Various small chicken breeds have different temperaments. Nonetheless, small breeds of chicken are usually known for their calm, placid and friendly nature.  Some roosters however can be aggressive especially during the mating season. Overally, small chicken breeds are neither aggressive nor dangerous and do not cause much trouble, even when they are around standard sized chickens. Small breeds of chicken are also famed for their superior ability to fly when compared to other chicken breeds thus can be rather difficult to contain.


Some small chiken breeds are suited to cold climatic conditions while others do better in warm climates. Most major breeds of small chicken are fairly hardy and can tolerate a range of weather patterns. That being said, note that these breeds can also be affected if climatic conditions are too extreme. Brahma is an example of small chicken breeds that can cope in different climatic conditions. For such feet feathered breeds, care should be taken to avoid fungal infections especially in wet conditions. Mediterranean breeds generally perform well in hot, humid areas while most American breeds are better in cooler areas. Also, small chicken breeds with large combs tend to cope well in warmer climates. This is attributed to the large comb which allows improved cooling. Large combs are a problem in cold areas as they can get frostbitten. Small chicken breeds like the Barnevelder and Wyandotte are very cold tolerant. On the other hand, breeds such as Belgian Bearded d’Uccle and Frizzles are very hardy and heat tolerant but do not cope so well with the cold weather conditions.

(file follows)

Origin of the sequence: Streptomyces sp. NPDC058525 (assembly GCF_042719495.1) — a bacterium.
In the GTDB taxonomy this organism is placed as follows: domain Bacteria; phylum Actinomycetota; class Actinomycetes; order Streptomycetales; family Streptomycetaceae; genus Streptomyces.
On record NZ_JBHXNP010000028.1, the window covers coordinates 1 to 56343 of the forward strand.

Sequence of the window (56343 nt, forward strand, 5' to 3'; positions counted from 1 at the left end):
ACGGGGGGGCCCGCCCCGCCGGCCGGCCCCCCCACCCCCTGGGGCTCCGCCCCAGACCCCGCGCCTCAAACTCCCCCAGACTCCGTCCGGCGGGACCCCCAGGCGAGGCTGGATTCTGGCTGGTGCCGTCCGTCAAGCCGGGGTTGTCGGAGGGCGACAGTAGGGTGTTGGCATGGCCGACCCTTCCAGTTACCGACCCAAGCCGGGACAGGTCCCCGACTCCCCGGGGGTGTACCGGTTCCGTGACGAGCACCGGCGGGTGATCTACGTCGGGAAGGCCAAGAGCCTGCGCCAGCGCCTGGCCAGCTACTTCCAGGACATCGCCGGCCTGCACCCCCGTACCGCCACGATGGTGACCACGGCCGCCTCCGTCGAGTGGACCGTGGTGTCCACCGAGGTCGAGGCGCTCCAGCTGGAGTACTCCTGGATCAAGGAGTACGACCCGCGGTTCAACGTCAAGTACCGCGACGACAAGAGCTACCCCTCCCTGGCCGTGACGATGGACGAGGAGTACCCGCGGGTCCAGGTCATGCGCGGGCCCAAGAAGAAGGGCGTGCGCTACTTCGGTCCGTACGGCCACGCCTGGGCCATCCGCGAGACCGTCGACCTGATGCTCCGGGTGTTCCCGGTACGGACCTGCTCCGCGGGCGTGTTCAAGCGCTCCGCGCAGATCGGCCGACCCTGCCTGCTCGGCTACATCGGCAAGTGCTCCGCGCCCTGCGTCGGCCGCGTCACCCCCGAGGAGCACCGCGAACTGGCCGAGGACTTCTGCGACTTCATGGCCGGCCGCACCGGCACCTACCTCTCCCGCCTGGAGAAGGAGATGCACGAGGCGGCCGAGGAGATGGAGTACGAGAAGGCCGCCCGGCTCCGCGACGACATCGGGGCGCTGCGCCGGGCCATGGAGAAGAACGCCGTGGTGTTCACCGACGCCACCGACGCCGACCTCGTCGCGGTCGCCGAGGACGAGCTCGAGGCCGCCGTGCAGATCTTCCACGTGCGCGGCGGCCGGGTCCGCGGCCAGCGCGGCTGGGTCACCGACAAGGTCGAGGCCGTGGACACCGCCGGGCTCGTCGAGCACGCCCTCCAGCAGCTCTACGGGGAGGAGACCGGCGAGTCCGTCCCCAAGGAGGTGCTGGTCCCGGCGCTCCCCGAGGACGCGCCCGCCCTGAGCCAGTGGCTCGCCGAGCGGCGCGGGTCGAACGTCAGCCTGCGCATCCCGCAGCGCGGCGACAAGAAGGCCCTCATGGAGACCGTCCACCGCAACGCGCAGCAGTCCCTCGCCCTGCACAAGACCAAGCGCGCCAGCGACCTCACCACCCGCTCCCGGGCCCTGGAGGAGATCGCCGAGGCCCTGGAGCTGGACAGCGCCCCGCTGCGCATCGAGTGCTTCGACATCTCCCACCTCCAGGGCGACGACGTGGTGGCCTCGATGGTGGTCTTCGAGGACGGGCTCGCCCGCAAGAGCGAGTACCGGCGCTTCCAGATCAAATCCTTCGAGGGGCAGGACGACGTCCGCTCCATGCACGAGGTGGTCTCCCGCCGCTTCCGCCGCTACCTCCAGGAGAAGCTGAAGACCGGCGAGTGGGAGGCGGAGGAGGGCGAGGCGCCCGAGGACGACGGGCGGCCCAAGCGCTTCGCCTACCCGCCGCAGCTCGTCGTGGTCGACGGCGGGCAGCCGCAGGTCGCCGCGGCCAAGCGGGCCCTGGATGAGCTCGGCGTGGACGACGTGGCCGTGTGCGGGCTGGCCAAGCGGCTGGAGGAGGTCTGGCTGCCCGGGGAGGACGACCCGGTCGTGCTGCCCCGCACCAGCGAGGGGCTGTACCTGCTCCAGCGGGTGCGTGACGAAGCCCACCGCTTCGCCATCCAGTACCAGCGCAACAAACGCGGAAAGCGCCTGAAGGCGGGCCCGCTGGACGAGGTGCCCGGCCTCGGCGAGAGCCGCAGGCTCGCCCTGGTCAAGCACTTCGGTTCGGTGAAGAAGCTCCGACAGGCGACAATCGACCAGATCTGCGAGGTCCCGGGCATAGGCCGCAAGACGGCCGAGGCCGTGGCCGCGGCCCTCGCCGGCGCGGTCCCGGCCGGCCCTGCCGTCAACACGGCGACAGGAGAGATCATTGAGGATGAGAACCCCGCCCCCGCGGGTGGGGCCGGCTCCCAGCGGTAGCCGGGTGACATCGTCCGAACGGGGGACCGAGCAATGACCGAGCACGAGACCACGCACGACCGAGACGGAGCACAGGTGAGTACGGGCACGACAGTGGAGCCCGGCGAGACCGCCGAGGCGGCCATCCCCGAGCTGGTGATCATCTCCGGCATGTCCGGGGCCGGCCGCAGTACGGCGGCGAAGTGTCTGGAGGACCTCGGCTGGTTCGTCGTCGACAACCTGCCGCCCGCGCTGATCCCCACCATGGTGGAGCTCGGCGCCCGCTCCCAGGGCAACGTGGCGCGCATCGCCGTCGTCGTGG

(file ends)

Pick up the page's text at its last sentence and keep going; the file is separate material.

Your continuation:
Growth Rate

Growth habits of small chicken breeds vary similarly to all breeds of poultry. A common growth charateristic among all small chicken breeds is that they tend to gain size and weight in their second year than their first. In most cases, tight feathered breeds mature earlier.  They mature in about 6 months whereas loose feathered breeds  take about 9 months or more. Small chicken breeds usually feather speedily though the colour of the feathers might change as they mature. Owing to growth promoting feeds and proper care, some small breeds of chicken are more likely to grow bigger. In addition, late hatched eggs usually mature sooner though are smaller than chicks hatched earlier.  Never the less, they eventually grow as large as chicks hatched earlier.

The advantages of keeping small chicken breeds over their standard sized relatives is that they require less space, consume less food hence are quite cheaper. They are also easier to handle. The down size is that most are neither excellent at egg or meat production. Attributable to their small frame and inferior productivity, farmers often keep them for their beauty and exhibition. Their wide array of shapes, colours and personalities give them broad appeal. With the introduction of the bloodlines and growth promoting feeds, they are fortunately gaining popularity and recognition as productive poultry breeds.